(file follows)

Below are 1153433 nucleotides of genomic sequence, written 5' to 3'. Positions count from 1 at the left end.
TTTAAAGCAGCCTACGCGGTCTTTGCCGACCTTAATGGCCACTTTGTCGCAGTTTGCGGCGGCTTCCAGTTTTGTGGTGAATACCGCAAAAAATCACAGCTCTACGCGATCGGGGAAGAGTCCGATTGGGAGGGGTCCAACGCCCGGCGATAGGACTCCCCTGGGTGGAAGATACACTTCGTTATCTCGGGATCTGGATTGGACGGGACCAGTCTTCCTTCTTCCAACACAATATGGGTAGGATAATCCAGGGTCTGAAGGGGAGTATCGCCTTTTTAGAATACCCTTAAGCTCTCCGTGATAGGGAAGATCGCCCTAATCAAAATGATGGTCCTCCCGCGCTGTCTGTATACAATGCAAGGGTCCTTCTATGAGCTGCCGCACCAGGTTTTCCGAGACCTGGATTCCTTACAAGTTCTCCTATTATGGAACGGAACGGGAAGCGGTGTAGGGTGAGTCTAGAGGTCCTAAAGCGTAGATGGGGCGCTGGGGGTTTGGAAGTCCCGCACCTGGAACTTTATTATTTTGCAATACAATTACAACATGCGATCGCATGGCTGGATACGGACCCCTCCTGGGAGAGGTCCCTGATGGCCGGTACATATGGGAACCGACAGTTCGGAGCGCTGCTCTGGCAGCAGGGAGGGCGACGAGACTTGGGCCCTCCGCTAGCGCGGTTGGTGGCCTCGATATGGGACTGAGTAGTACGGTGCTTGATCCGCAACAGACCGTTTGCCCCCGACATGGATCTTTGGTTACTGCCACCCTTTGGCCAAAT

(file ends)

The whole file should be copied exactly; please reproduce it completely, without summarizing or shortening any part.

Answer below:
Below are 1153433 nucleotides of genomic sequence, written 5' to 3'. Positions count from 1 at the left end.
TTTAAAGCAGCCTACGCGGTCTTTGCCGACCTTAATGGCCACTTTGTCGCAGTTTGCGGCGGCTTCCAGTTTTGTGGTGAATACCGCAAAAAATCACAGCTCTACGCGATCGGGGAAGAGTCCGATTGGGAGGGGTCCAACGCCCGGCGATAGGACTCCCCTGGGTGGAAGATACACTTCGTTATCTCGGGATCTGGATTGGACGGGACCAGTCTTCCTTCTTCCAACACAATATGGGTAGGATAATCCAGGGTCTGAAGGGGAGTATCGCCTTTTTAGAATACCCTTAAGCTCTCCGTGATAGGGAAGATCGCCCTAATCAAAATGATGGTCCTCCCGCGCTGTCTGTATACAATGCAAGGGTCCTTCTATGAGCTGCCGCACCAGGTTTTCCGAGACCTGGATTCCTTACAAGTTCTCCTATTATGGAACGGAACGGGAAGCGGTGTAGGGTGAGTCTAGAGGTCCTAAAGCGTAGATGGGGCGCTGGGGGTTTGGAAGTCCCGCACCTGGAACTTTATTATTTTGCAATACAATTACAACATGCGATCGCATGGCTGGATACGGACCCCTCCTGGGAGAGGTCCCTGATGGCCGGTACATATGGGAACCGACAGTTCGGAGCGCTGCTCTGGCAGCAGGGAGGGCGACGAGACTTGGGCCCTCCGCTAGCGCGGTTGGTGGCCTCGATATGGGACTGAGTAGTACGGTGCTTGATCCGCAACAGACCGTTTGCCCCCGACATGGATCTTTGGTTACTGCCACCCTTTGGCCAAAT